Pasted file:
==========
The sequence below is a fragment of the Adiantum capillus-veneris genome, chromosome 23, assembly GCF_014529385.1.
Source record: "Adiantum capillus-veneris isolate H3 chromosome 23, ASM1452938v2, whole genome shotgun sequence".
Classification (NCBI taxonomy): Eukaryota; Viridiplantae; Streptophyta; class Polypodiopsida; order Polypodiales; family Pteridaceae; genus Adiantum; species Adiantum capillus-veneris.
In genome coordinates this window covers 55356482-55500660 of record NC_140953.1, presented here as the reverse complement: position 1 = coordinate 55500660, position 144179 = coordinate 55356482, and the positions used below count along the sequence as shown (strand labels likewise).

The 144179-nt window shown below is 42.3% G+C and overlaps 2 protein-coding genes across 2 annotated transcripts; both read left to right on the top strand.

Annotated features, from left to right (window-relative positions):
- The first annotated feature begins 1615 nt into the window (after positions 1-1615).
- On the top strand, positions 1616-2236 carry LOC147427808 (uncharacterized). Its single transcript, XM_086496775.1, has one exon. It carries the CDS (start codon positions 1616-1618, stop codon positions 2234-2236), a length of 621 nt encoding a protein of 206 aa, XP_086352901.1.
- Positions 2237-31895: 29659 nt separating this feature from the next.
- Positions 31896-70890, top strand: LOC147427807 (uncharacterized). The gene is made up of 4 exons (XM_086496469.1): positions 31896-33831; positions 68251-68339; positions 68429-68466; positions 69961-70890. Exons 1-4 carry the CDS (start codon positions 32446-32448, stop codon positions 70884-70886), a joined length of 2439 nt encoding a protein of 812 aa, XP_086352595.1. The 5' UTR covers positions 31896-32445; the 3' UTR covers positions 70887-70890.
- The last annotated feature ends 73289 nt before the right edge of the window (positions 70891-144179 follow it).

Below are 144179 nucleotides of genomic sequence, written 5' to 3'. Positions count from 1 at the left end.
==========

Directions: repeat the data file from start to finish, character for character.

The sequence below is a fragment of the Adiantum capillus-veneris genome, chromosome 23, assembly GCF_014529385.1.
Source record: "Adiantum capillus-veneris isolate H3 chromosome 23, ASM1452938v2, whole genome shotgun sequence".
Classification (NCBI taxonomy): Eukaryota; Viridiplantae; Streptophyta; class Polypodiopsida; order Polypodiales; family Pteridaceae; genus Adiantum; species Adiantum capillus-veneris.
In genome coordinates this window covers 55356482-55500660 of record NC_140953.1, presented here as the reverse complement: position 1 = coordinate 55500660, position 144179 = coordinate 55356482, and the positions used below count along the sequence as shown (strand labels likewise).

The 144179-nt window shown below is 42.3% G+C and overlaps 2 protein-coding genes across 2 annotated transcripts; both read left to right on the top strand.

Annotated features, from left to right (window-relative positions):
- The first annotated feature begins 1615 nt into the window (after positions 1-1615).
- On the top strand, positions 1616-2236 carry LOC147427808 (uncharacterized). Its single transcript, XM_086496775.1, has one exon. It carries the CDS (start codon positions 1616-1618, stop codon positions 2234-2236), a length of 621 nt encoding a protein of 206 aa, XP_086352901.1.
- Positions 2237-31895: 29659 nt separating this feature from the next.
- Positions 31896-70890, top strand: LOC147427807 (uncharacterized). The gene is made up of 4 exons (XM_086496469.1): positions 31896-33831; positions 68251-68339; positions 68429-68466; positions 69961-70890. Exons 1-4 carry the CDS (start codon positions 32446-32448, stop codon positions 70884-70886), a joined length of 2439 nt encoding a protein of 812 aa, XP_086352595.1. The 5' UTR covers positions 31896-32445; the 3' UTR covers positions 70887-70890.
- The last annotated feature ends 73289 nt before the right edge of the window (positions 70891-144179 follow it).

Below are 144179 nucleotides of genomic sequence, written 5' to 3'. Positions count from 1 at the left end.